This paper presents summaries of the proceedings of the RAND/UCLA Center for Soviet Studies' fourth annual conference, April 1990. Symposium participants Alex Alexiev, Jeremy Azrael, and Robert Nurick of The RAND Corporation, and Richard Anderson of the University of California at Los Angeles discuss the growing criticism of Mikhail Gorbachev from various Soviet left- and right-wing organizations, and the balance Gorbachev must maintain between party officialdom and the population. The Soviet military establishment is described as an institution under siege as the Soviet High Command increasingly links its institutional concerns to broader issues of Gorbachev's foreign policy. Soviet national and ethnic unrest and the implications are also discussed. Moderator Abraham Becker concludes with a discussion of the Soviet economic crisis.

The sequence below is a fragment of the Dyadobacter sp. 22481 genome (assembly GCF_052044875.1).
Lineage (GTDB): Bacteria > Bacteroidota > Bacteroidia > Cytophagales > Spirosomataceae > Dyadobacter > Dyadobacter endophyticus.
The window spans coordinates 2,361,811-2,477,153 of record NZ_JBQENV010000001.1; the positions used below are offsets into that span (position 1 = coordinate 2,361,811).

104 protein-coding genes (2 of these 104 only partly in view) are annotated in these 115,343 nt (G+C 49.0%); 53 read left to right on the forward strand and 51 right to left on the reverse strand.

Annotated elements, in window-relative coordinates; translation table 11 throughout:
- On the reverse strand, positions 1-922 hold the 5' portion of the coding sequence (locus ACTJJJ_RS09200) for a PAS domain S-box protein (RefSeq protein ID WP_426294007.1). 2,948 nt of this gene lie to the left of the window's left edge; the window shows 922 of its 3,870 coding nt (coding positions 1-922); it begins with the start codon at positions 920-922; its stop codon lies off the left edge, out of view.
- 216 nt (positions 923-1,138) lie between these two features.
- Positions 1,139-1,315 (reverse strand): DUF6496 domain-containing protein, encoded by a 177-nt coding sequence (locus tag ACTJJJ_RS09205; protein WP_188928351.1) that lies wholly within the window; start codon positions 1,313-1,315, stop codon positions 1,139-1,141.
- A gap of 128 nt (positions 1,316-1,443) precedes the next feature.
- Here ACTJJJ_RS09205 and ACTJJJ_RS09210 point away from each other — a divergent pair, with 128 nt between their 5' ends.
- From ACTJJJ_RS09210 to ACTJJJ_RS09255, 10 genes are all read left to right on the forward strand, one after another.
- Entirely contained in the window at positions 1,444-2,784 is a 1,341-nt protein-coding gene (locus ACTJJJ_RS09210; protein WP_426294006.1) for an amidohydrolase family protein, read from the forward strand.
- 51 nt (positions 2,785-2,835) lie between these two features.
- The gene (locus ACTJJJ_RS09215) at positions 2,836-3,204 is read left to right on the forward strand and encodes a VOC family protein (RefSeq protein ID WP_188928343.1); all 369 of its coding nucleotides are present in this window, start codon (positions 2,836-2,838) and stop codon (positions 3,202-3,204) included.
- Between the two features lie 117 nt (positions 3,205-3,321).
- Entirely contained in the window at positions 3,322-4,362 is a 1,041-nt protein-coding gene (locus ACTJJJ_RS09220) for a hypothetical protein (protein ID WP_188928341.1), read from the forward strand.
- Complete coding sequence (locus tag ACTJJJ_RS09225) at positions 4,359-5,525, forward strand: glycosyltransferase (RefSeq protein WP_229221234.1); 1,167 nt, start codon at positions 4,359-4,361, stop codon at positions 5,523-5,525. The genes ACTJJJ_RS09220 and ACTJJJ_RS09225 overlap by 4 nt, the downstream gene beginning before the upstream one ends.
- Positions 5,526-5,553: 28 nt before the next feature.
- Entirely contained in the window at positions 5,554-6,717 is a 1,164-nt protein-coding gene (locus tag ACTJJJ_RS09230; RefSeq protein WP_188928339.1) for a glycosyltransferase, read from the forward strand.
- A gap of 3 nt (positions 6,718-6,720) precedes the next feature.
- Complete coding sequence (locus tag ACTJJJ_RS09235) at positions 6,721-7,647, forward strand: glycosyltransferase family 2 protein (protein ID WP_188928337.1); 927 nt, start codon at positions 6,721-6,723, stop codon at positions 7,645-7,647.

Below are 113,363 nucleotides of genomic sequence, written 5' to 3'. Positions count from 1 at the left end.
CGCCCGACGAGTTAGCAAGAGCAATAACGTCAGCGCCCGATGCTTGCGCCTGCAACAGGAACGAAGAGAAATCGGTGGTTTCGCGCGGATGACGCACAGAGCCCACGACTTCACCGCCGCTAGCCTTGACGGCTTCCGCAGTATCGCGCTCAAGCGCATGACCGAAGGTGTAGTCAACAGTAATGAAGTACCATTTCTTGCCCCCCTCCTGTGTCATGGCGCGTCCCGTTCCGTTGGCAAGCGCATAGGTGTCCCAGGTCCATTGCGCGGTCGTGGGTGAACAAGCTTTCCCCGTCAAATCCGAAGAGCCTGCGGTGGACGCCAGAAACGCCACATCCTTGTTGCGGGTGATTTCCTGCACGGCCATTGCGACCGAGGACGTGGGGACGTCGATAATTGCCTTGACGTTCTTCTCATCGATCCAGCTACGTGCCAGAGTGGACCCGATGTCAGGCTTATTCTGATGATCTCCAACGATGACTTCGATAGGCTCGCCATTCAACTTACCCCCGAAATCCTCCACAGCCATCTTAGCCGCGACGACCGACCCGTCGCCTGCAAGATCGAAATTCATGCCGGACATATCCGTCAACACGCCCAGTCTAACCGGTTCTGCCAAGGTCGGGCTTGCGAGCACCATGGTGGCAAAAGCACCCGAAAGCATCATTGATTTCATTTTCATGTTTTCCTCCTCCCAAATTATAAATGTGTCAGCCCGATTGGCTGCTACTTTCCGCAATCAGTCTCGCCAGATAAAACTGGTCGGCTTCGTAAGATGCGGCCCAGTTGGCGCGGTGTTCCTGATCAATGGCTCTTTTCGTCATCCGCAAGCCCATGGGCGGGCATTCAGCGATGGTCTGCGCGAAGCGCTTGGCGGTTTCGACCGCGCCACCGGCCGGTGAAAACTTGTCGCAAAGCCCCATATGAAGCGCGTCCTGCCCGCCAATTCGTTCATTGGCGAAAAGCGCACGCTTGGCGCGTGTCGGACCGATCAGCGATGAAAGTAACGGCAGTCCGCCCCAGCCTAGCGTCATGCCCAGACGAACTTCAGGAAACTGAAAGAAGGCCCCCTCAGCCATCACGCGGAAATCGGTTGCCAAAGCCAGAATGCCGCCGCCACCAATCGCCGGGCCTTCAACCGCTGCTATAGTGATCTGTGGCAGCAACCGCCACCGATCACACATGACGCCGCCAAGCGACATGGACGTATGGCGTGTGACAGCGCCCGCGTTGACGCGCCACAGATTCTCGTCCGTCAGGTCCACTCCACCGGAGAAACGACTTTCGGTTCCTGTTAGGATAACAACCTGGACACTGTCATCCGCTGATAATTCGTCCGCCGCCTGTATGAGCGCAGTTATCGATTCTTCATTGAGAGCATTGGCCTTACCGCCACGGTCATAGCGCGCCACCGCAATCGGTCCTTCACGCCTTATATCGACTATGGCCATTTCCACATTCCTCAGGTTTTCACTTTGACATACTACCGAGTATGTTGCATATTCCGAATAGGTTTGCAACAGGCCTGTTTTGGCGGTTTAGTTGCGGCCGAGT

This report is part of the RAND Corporation Occasional paper (Soviet) series. The occasional paper series was a product of the RAND Corporation from 1985 to 1992. It included the occasional paper education (OPE) and occasional paper Soviet (OPS), which was issued jointly by the RAND/UCLA Center for Soviet Studies (CSS) to facilitate the exchange of ideas among those who shared the research interests of the Center and of scholars participating in its research and seminar programs.
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